Every year, the same thing happens here. It's cold, like bone cold, because it's humid even during winter. This means it's foggy, dark, and hard to see. It's damp, dreary, and rainy. Most people assume that Italy is hot and sunny all year round, but Imola is just as miserable in the winter as many other worldly towns. It may even be worse than my native grey city of origin - Seattle, Washington - because of the large variation in temperature from winter to summer. Worse than the weather, however, is the light, or lack thereof, during winter. It's dark all but maybe eight hours a day and the blackness mixed with fog makes Imola seem like it's in a haze. I feel tired, unmotivated, and ready to hibernate. I'll rise again when spring sets in and my allergies reawaken. I'm usually pleased from April to June because the temperature is perfect and the light has started increasing, however, we quickly pass from spring sneezes to 90 degrees, sweaty afternoons, and the dear sweet longing of a swimming pool. By August, the heat has escalated to a point that has me ready to move. I hate feeling sticky, dizzy, and standing repeatedly underneath cold water for relief.
Italian summers are, in fact, all about water. You have to be in it or you'll never survive it. I know from experience and I've found many ways to enjoy it. It's hard to pick a favorite, but I think I've found it nestled so far below the main road that it seems almost impossible to arrive to it. I don't know why it took me almost eight years to find local swimming holes, but I have now, and I'll be continuing my quest for the riverside's best. River water is clear and fresh, and runs all through the wilderness. You can swim beneath the rocks and trees, and look around at the steep cliffs and sprawling green. Waterfalls cascade down on the people below, the scenery is really incredible, and so are those who come to enjoy it all. River people are my favorite people, and they're anything but typical. They pack a picnic with their family, pets, and friends, and bring themselves to the riverbed where they lie along the rocks like they're as comfortable as on mattresses. They are hippies mostly in case you hadn't guessed. They jump off the rocks into the water, strum music on their various instruments, and relax in the vastness of what nature has provided us. Here's one of my favorite spots in all of its gloriousness:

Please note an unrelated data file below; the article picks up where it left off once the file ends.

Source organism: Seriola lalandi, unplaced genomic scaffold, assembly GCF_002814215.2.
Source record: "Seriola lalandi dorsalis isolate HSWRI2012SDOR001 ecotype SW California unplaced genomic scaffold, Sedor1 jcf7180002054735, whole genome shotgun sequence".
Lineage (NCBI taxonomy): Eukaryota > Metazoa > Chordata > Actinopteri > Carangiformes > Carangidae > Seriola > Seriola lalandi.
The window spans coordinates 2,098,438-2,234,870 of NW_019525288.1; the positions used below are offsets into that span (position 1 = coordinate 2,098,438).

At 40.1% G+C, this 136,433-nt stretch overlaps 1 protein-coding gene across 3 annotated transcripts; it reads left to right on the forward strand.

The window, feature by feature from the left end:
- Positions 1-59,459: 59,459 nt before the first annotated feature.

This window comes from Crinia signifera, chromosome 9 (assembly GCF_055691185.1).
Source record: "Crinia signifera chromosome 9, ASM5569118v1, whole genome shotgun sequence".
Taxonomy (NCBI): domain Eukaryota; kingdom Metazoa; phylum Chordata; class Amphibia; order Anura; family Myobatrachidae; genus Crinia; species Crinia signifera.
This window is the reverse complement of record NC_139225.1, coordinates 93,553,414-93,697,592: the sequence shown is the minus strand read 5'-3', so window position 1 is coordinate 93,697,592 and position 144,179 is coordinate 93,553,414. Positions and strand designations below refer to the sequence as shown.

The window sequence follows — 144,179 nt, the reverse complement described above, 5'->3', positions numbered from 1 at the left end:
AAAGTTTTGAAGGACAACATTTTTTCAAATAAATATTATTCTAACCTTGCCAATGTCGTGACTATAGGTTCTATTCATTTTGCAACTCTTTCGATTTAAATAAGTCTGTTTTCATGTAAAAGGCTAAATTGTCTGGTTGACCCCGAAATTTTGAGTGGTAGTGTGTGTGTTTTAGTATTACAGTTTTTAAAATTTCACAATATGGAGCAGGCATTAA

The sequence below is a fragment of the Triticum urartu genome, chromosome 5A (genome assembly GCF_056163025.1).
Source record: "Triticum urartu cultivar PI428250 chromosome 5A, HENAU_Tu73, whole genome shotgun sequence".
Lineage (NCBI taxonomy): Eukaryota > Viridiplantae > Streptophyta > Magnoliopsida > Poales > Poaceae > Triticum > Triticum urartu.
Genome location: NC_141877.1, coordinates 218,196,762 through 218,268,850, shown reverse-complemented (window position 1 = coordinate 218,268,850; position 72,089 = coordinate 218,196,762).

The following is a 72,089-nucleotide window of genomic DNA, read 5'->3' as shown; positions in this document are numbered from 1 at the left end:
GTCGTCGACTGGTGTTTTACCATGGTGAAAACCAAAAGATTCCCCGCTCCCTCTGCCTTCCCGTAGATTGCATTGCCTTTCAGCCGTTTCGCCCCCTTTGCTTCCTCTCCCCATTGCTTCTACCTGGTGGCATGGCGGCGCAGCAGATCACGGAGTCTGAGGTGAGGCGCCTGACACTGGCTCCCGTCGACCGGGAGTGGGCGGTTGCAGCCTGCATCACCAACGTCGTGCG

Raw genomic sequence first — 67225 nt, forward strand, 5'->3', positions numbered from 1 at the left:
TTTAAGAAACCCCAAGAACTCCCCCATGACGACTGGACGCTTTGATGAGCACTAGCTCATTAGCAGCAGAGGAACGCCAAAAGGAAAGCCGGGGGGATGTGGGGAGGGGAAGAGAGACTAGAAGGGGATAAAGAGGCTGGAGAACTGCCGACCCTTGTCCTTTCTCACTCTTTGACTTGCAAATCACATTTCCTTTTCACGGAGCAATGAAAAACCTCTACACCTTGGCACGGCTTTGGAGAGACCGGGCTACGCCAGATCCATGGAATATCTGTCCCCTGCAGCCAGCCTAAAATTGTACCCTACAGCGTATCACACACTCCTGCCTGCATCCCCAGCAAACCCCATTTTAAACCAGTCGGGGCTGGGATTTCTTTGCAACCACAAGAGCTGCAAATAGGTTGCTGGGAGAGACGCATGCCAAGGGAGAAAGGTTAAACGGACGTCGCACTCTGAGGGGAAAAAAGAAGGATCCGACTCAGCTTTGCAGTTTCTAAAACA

August hotness is why Italy bails out on work in the summer. Everything and everyone shuts down and heads to the beach, and rightly so, as the swelter here is unbearable. The beaches are numerous since we're surrounded on three sides by blue seas and various rocky or sandy places to swim happily. I also grew up surrounded by water in the Pacific Northwest, and I love the sea as much as anybody, but I sometimes find the beach atmosphere here a bit snobby because this is a totally different brood from the river-loving hippies. These people have got their sun chairs, umbrellas, and beach bags prepped and packed to a tee. I've got to start taking notes from them actually because I feel like I'm always forgetting something. The families here are well prepared because they've been doing this for years and they'll keep doing it for eternity. They lie all day under the sun's rays in what I'm positive is an unspoken competition to see who can become the darkest. It's a sign of richness to have all the time in the world from June till the last sunny day in September to be kissed by the sun's warmness. I'm usually there just slathering on more sunscreen for protection. Most say that the water in the region of Emilia-Romagna where I live isn't the prettiest because it's not that clear blue color you see in Italy advertisements, but it is one of the most organized areas in the country with beach bars and sun chairs perfectly aligned in a never-ending configuration of parallel lines.
Lastly, but definitely worthy on my swim list, are the local pools because those are beautiful and plentiful also. We've got vast open public pools, private pools with grassy banks for afternoon chats and drinks, and my favorite of all favorites, typical city water parks with slides or another with 22 pools built onto a hillside! Whatever your water preference, you'll be happy to get into it and stay in it till the 100+ degrees with humidity has finally diminished.